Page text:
For years, cybersecurity hawks have painted grim pictures of a "cyber Pearl Harbor," when sophisticated hackers will be able to infiltrate and commandeer critical U.S. networks to wreak whatever havoc they choose. Yet for some reason, when the most advanced cyber-espionage malware known was discovered on American systems, the usually indefatigable "tough on cyberterror" crowd was quiet.
The malware was made public in June, when Russian software security firm Kaspersky Lab rocked the information-security community by revealing that a powerful computer worm—similar to the 2010 Stuxnet virus—had been unleashed on computers in America and around the world roughly one year prior. The new malware, called "Duqu 2" for its apparent succession to 2011’s Duqu worm, alarmed info-security professionals with both its unprecedented strength and audacious targets. For months, attackers deployed frighteningly sophisticated espionage technology to secretly spy on all sorts of parties involved (however tenuously) in the ongoing Iranian nuclear negotiations, including government leaders, telecommunication and electrical-equipment companies, and impartial researchers.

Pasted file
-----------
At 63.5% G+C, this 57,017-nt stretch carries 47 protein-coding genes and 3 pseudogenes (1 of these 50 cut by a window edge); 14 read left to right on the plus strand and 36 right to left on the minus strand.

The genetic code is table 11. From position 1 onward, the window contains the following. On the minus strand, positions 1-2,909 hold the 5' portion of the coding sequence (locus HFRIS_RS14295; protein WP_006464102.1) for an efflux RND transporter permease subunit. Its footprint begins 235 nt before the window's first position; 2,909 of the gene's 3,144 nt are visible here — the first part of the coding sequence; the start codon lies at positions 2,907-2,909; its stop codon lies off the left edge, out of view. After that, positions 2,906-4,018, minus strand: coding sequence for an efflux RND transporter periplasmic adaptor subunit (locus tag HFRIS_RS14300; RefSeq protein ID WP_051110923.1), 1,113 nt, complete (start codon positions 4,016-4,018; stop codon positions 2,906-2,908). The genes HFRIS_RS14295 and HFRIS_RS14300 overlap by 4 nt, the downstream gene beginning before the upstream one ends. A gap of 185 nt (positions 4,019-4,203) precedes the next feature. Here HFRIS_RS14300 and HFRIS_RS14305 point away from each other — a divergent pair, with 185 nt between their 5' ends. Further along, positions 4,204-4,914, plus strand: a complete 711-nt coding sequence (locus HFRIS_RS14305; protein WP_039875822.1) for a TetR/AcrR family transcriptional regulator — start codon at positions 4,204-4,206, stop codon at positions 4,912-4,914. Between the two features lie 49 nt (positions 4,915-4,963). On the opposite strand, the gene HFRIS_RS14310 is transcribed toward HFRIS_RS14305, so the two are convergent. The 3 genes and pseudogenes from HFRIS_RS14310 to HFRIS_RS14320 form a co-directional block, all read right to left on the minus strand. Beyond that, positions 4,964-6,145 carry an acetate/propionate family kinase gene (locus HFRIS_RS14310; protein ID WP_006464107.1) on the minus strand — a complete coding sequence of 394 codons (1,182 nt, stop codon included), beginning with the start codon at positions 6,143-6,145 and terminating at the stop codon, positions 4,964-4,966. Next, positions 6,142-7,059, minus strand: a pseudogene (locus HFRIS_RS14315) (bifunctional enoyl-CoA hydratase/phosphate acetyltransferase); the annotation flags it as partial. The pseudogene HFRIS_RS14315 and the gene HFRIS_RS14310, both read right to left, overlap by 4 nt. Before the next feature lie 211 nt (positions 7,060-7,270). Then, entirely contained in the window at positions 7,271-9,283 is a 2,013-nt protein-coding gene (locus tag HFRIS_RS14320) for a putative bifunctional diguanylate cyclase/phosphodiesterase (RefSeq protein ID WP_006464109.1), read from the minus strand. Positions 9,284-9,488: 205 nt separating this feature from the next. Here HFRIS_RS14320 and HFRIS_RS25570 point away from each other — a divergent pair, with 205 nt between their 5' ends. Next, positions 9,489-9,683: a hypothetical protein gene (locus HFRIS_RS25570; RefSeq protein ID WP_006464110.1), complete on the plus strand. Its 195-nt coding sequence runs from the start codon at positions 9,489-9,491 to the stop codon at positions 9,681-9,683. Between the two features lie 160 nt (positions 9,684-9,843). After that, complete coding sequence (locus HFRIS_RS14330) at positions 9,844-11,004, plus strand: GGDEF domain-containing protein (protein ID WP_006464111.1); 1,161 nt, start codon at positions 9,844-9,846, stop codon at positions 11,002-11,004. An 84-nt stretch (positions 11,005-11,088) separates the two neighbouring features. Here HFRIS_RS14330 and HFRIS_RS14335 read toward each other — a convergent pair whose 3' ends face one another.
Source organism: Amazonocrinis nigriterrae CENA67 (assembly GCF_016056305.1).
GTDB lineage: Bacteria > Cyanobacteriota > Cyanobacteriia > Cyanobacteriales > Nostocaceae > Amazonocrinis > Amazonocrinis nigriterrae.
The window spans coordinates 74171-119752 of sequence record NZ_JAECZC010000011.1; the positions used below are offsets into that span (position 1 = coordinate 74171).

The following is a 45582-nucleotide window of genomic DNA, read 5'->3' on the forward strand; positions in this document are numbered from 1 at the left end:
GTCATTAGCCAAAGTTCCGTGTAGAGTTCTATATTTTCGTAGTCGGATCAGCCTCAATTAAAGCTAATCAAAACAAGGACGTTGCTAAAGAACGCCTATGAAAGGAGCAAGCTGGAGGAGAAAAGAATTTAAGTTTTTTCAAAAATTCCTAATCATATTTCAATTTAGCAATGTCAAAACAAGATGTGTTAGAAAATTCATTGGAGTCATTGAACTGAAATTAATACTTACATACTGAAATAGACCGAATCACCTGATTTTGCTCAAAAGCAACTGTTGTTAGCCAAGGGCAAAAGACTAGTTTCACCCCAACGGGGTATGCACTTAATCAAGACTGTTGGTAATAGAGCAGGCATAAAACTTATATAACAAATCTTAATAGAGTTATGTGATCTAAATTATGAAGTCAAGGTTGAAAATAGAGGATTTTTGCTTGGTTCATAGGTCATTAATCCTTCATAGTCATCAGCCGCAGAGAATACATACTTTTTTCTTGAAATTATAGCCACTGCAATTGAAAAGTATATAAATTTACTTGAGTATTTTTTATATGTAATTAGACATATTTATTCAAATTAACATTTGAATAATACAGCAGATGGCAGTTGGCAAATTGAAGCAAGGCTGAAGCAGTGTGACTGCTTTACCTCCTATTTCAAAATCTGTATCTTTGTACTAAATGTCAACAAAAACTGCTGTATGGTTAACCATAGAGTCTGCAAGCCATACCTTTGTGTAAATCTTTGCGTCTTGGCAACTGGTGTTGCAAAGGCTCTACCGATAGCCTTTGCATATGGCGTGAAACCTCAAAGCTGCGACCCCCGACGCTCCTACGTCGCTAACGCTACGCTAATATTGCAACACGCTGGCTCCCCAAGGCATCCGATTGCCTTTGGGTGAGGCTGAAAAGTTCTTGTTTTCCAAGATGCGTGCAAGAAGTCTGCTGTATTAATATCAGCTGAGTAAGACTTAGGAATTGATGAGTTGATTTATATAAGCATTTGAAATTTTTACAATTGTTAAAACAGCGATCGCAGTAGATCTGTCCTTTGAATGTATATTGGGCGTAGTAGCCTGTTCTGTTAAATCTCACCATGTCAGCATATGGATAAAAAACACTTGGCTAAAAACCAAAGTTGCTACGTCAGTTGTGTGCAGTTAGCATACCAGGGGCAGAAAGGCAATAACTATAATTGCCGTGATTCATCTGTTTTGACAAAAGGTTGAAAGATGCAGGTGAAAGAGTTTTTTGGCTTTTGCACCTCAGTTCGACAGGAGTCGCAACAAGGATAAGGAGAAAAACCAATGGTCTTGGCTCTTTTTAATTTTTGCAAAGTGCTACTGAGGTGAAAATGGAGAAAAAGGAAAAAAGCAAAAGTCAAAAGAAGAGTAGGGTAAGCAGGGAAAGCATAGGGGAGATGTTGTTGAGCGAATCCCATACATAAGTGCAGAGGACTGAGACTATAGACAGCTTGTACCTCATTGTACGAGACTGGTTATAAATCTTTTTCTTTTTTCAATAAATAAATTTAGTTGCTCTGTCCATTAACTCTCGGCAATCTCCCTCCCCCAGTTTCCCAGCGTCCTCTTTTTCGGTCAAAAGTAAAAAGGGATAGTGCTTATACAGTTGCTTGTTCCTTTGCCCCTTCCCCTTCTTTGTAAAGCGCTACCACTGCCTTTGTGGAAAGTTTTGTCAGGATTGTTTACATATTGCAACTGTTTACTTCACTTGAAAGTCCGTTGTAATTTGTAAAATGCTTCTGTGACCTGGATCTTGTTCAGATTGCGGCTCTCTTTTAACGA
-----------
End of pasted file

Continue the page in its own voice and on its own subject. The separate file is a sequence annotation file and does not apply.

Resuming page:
Worms like Stuxnet and Duqu are worlds away from the run-of-the-mill "script kiddie" hacks that take Xbox Live offline or deface the USCENTCOM Twitter account. When executed, this elite class of malware allows external entities to expertly enter almost every cranny of even the best-protected networks, capture stored data and live keystrokes, and even assume control of large-scale industrial targets like nuclear reactors, power plants, and air traffic control systems—often leaving virtually no trace of invasion for months. In other words, Stuxnet-like infections provide the technical means to wreak exactly the kinds of "planes falling out of the sky" doomsday scenarios so beloved by cyber-fearmongers.